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Music Review: Tom Jones, Scarborough Open Air Theatre

July 31, 2022 Bands & Gigs, Music Comments Off on Music Review: Tom Jones, Scarborough Open Air Theatre

As I queued at the security bag search at Scarborough’s Open Air Theatre, I found myself wondering whether they’d noticed any unusual trends in people’s bags that evening given how strongly associated Tom Jones is with the throwing of underwear. But I quickly dismissed the idea given that he’s now 82-years-old and people that age are generally thought to have left their sex bomb days well behind. How wrong I was.

Support for Sir Tom came in the form of the band Germein – three super-cool sisters from Australia who coaxed the sun from behind clouds and brought smiles to people’s faces with their accomplished bouncy pop, delivered with infectious enthusiasm. 

A short pause and then the man himself took to the stage. The crowd’s reception was everything you’d expect for a music legend whose career has, to date, spanned nearly 60 years and who was named last year as the oldest person in the UK to have a number one album (Surrounded By Time). The cheers and whistles went on and on, and I watched as a woman next to me burst into tears (and continued to sob for the entire gig) and a chap nearby waved his curly Tom Jones wig with abandon. The shouts were quickly punctuated by gasps as the audience saw the hot-blooded legend hobble onto the stage with a walking stick and open his set with the song, I’m Growing Old. This was not quite what we’d anticipated. However, a couple of songs in (plus reassurance from Jones that the stick was only to get him through until his second hip replacement) and the twinkling eyes and extraordinary voice were casting as much of a spell as ever. At this point, knickers became airborne.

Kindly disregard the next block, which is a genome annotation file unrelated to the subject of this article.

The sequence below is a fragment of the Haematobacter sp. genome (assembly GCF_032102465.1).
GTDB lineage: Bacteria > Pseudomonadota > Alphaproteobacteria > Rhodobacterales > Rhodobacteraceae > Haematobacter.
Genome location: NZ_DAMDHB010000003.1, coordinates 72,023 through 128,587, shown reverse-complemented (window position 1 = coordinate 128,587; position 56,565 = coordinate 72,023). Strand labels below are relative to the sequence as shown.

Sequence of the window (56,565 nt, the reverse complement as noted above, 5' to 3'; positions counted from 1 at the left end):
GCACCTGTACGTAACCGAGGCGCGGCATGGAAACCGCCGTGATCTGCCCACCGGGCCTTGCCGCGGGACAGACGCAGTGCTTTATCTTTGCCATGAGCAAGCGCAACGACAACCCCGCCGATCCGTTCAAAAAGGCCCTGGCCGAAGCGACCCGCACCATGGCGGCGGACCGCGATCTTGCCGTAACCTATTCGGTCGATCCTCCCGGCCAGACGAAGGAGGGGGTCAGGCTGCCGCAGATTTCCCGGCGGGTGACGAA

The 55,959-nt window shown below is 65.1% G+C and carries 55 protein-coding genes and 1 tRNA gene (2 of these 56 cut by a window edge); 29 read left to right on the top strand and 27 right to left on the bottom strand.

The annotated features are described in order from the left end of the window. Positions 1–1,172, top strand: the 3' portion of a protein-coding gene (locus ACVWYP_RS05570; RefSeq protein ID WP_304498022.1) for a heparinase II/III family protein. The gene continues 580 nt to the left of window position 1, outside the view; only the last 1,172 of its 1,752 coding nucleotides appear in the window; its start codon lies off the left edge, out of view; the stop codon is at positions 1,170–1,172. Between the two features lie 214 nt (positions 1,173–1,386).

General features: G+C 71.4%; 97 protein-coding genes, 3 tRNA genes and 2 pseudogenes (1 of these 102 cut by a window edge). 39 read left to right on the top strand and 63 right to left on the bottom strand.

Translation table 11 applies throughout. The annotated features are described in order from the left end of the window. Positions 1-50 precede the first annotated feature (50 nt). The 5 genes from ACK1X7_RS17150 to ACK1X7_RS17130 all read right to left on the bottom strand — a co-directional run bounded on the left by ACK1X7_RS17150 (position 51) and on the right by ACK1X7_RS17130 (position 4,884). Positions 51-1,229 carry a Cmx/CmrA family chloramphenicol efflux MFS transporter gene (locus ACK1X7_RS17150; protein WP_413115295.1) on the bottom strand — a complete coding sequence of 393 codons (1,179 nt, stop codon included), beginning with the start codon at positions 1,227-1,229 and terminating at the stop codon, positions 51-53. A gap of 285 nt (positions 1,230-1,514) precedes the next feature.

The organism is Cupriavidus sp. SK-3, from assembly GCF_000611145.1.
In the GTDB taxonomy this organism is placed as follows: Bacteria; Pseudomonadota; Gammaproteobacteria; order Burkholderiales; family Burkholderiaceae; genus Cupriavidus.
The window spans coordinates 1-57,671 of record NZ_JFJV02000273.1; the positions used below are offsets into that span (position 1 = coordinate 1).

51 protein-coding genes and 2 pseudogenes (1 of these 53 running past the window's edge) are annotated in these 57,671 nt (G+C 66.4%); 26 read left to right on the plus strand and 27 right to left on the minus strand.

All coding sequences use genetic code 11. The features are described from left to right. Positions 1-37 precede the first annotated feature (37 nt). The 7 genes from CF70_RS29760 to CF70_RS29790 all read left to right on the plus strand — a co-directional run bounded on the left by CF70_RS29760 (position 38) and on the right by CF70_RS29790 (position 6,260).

Following the two opening numbers, the show took the form of a mini-retrospective as we were treated to a string of Tom’s early hits, such as What’s New, Pussycat?, It’s Not Unusual and The Green, Green Grass of Home, all accompanied heartily by a swaying crowd. Between each song, we were regaled with stories about his past and the people in it, such greats as Dusty Springfield (“a dear friend”) and Cat Stevens, who apparently picked up his nickname from What’s New, Pussycat?. These tiny insights confirmed that we were in the presence of music royalty, if confirmation were needed.

The slow slide into his hit, Sex Bomb, had the audience simmering with excitement and a pair of neon green thongs appeared in the crowd, wielded by a couple of extremely glamorous silver-haired ladies whose dancing quickly became unsuitable for under-18s.

There were so many standout songs during the evening but Tower of Song by Leonard Cohen, was unforgettable; so full of resonance, with lines such as ‘my friends are gone and my hair is grey….I was born with the gift of a golden voice’. Indeed, it is hard to describe the magic of Tom Jones’s voice. It has every bit of the power that is audible in his early recordings and its tone, so rich and deep with emotion, is nothing short of remarkable. I won’t repeat what the lady behind me said it did to her, but it was certainly powerful.

Delilah was hot on the heels of Tower of Song, with a fresh new time signature and some wailing guitar riffs, as well as the now standard addition of an audience sing-a-long.

You Can Leave Your Hat On was suitably slow and raunchy, much to the audience’s rapture. Meanwhile, the cover of Prince’s Kiss was another highlight and easily as funky as the original. A lovely moment came at the end of this song when Jones broke into an a cappella version of Scarborough Fair which the audience were only too delighted to join in with.

By the end of the evening, the sobbing lady next to me was still crying and had progressed to wearing her pants on her head, the man had lost his wig, and we were all a little bit/very much in love with Tom Jones, who is clearly a long way from leaving his sex bomb years behind. Bravo to you, Tom – I’ll make sure I pop to M&S before your next concert.

By Charlotte Oliver

Photos by Cuffe and Taylor

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